EFOSC2 Grisms

Note: Gr#13 has been repaired, Grisms #9, #12, and #15 have been replaced by Gr#18, Gr#16, and Gr#17 respectively. Gr#10 suffered a major damage and is no longer offered. (14/06/2007)

In case of questions, please contact ls-efosc@eso.org.

Content


Observing Issues

Grisms are mounted on the grism wheel in the parallel beam of EFOSC2 and so they do not introduce any wavelength dependent optical aberrations in the spectra.

Alignment

The slit and grism orientation is always such that the spectral dispersion is along the vertical axis (y-axis) of the CCD, with the longer wavelength further towards the top. The slits and grisms are aligned so as to have the spectrum aligned with the CCD  y-axis to better than a tenth of a pixel.  Important  It takes 10-20 minutes to align the grism (and slits). So observers should not request grism/slit changes during the night. All such changes must be completed the previous day or latest by the afternoon before the start of observations.

Fringing

Some of the red grisms - notably Grism #16 - produce fringing beyond 8000 Ang. It has been noticed that afternoon dome flats do not always adequately remove all the fringing and this may be due to a CCD flexure with telescope pointing. One solution to this is to obtain a quartz lamp internal flat "on location" (i.e. in the same OB, immediately after the science exposures). At the NTT we have found that the flexures are larger than they were at the 3.6m, so internal flats are recommended where accurate removal of fringes at red wavelengths is required. For the same reason we also recommend taking arc exposures at the end of each science exposure when accurate wavelength calibration is required (e.g. for measuring RVs).

Ghosts

Helium - Argon arc spectra often show a variety of unwanted features including extra lines which are often highly curved, big splotches of light, etc. All of these are due to a combination of reflections in the optics, the very bright emission lines in the arc lamp spectra and possible higher order spectra. At first glance these features look quite terrible as they are displayed on the Real Time Display (RTD) but in fact they are quite faint and the problem is with the display cuts automatically selected by the RTD. These have never been a problem during actual observing where the spectral lines are much fainter and such features are much fainter than the noise.

2nd order effects

When observing bright blue objects (e.g. blue specphot standards) 2nd order contamination is seen for a number of the grisms. The table below lists the wavelengths above which the contamination has an effect. It is possible to use filters to cut off bluer wavelengths and remove the 2nd order. See this page for more details.

Volume-Phase Holographic Grisms

We recently added two new Volume-Phase Holographic grisms (numbers #19 and #20, which cover blue and red wavelength ranges respectively) which are considerably higher resolution than the other traditional grisms. See this report and this Messenger article for details. Note that the effective field of view is reduced when using the VPHGs.


The Optical Elements

Grisms

Grisms Range  Grating  Blaze angle  Dispersion 1 Resolution 2 Plots (PS Gzipped6 Tables6  Comments 
Name [Å]  gr/mm  wavelengh [Å]  [Å/pixel]  FWHM [Å] * Efficiency 
Response 
Throughput [Å]  
Gr#01 
3185-10940
100
4500
6.66
48.0
gzipped ps
gzipped ps
  3 >9280Å
Gr#02 
5100-11000
100
6700
6.60
49.6
gzipped ps
ps   3 >9850Å
Gr#03 
3050-6100
400
3900
1.50
11.6
gzipped ps
ps
 html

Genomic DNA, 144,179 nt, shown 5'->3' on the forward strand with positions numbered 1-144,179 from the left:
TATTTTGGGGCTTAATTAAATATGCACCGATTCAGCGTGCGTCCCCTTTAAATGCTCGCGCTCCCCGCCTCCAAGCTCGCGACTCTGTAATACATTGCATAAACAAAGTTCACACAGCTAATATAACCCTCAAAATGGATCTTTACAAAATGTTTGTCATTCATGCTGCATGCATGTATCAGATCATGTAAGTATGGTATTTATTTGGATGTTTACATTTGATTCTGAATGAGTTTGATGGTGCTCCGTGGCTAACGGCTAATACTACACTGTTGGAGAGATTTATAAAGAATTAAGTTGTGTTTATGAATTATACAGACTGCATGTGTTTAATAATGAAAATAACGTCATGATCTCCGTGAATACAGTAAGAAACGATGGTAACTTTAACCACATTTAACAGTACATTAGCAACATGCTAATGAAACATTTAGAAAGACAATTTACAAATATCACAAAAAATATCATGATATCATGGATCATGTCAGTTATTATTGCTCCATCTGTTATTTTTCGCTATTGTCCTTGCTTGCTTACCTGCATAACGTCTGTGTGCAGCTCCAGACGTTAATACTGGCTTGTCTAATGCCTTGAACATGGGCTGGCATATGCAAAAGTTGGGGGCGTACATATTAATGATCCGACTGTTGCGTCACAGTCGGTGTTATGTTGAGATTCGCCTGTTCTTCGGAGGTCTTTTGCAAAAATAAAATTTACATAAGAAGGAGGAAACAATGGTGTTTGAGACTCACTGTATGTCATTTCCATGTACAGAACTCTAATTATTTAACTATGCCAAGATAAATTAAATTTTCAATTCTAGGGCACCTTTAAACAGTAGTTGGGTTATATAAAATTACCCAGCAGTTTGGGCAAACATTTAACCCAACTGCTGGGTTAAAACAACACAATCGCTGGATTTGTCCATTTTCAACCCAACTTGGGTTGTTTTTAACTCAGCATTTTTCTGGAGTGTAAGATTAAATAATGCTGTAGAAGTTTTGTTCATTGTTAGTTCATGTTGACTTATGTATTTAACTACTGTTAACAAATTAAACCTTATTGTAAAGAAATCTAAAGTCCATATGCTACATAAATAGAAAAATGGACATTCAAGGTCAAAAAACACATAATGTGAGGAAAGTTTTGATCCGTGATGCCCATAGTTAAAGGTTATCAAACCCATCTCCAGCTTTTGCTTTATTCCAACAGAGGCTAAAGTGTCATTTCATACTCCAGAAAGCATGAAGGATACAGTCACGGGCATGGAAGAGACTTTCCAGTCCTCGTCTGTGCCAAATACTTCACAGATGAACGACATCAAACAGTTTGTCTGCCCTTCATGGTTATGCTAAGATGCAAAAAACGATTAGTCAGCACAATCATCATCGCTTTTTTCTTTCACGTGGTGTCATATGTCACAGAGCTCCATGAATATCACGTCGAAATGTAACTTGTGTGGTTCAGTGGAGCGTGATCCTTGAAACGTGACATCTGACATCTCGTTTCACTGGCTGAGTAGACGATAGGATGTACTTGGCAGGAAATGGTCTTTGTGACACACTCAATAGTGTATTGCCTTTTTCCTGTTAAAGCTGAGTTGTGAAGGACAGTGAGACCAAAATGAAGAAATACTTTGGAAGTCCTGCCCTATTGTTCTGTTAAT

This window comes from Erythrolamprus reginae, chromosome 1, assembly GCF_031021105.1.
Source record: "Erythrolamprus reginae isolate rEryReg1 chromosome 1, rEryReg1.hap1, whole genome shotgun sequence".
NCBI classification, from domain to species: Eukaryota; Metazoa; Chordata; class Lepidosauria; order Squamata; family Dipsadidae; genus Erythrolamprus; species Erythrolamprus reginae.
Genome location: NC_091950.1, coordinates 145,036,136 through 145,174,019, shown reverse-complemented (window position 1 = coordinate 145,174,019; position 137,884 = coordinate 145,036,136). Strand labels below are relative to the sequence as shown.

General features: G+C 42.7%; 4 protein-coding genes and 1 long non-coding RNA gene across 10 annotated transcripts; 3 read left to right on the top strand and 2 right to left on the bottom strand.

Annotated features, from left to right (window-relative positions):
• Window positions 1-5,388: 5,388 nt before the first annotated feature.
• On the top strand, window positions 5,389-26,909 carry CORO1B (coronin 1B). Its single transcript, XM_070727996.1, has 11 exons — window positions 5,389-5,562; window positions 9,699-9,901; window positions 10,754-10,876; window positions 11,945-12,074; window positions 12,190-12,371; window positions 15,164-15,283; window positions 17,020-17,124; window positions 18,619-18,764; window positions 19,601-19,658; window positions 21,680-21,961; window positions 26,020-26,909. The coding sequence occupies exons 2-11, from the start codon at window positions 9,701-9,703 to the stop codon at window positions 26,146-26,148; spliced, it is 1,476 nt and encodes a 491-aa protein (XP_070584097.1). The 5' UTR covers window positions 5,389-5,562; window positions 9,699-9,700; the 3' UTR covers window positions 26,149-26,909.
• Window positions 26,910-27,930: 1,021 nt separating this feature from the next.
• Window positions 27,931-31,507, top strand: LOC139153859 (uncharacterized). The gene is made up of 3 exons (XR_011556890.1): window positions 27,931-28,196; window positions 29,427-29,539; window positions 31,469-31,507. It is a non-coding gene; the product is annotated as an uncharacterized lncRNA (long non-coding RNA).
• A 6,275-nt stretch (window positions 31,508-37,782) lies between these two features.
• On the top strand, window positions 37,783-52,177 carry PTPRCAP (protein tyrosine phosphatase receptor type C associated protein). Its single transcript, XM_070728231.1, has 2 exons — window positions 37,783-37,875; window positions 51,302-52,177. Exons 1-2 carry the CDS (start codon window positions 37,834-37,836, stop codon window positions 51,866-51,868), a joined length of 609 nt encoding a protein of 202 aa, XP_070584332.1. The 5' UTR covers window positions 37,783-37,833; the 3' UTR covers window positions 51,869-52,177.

Gr#04 
4085-7520
360
4700
1.68
12.6
gzipped ps
gzipped ps
   
Gr#05 
5200-9350
300
6700
2.06
15.4
gzipped ps
gzipped ps
 html
 
Gr#06 
3860-8070
300
5000
2.06
15.5
gzipped ps
gzipped ps
 html
3 >6280Å
Gr#07 
3270-5240
600
3800
0.96
7.4
gzipped ps
gzipped ps
 html 4
Gr#08 
4320-6360
600
5300
0.99
7.4
gzipped ps
ps
 html
 
Gr#09 
4700-6770
600
5600
1.0
7.6
 
ps
 html
replaced by Gr#18
Gr#10 
6280-8200
600
6500
0.95
7.1
gzipped ps
ps
 html
Gr#10 decommisioned
Gr#11 
3380-7520
300
4000
2.04
15.8
gzipped ps
ps
 html
 
Gr#12 
6015-10320
300
7900
2.12
16.0
 
ps
 html
replaced by Gr#16
Gr#13 
3685-9315 
236
4400
2.77
21.2
gzipped ps
gzipped fits
 html
 
Gr#14
3095-5085 
600
4000
0.93
7.0
gzipped ps
ps
  4
Gr#15 
6895-8765 
600
8300
0.86
6.5
 
ps
  replaced by Gr#17
Gr#16 
6015-10320
300
7900
2.12
16.0
gzipped ps
 
 
3 >7170Å
Gr#17 
6895-8765 
600
8300
0.92
6.5
gzipped ps
    3 >7000Å
Gr#18 
4700-6770
600
5600
1.0
7.6
gzipped ps
 
 
 
Gr#19 
4441-5114
1557
4777
0.34
1.5

 
 
5                  
Gr#20
6047-7147
1070
6597
0.55
2.0
 
 
 
 3 >6900Å     5 

1The pixel mentioned in the dispersion column is the 0.12 arcsec unbinned pixel of CCD #40.
2The resolution depends on the slit used. Those quoted here are for a 1.0" slit.
32nd order contamination has been found for these grims at wavelengths longer than the indicated one. 
4Grisms 7 and 14 are almost identical; see the manual (section 2.4.5) for a comparison.
5Grism Dispersion and Resolution measured using a 0.5" slit and 1x1 binning. In an independent test Vik Dhillon found Grism dispersions of 0. 287 Å/pixel and 0.480 Å/pixel for Gr#19 and Gr#20, respectively. The corresponding resolutions are: 1.08 Å (Gr#19) and 1.77 Å (Gr#20). This test was performed using a 0.5" slit.

6All the plots and tables linked from this table are still for EFOSC2 @ 3P6

Grism Response

All the efficiency and response funcion reported below are still for EFOSC2 @ 3P6

Efficiency curves for all grisms, 2004 (JPG 55 kb).

Response curves for all grisms, 2003 (PDF 36 kb).
Response curves for all grisms, 1999 (PS 162 kb).

Prisms

There are 2 low dispersion prisms available for spectroscopy. They do not show the zeroth order and so are useful for slitless spectroscopy, particularly for use with narrow-band filters. The resolution depends on the external seeing.
 
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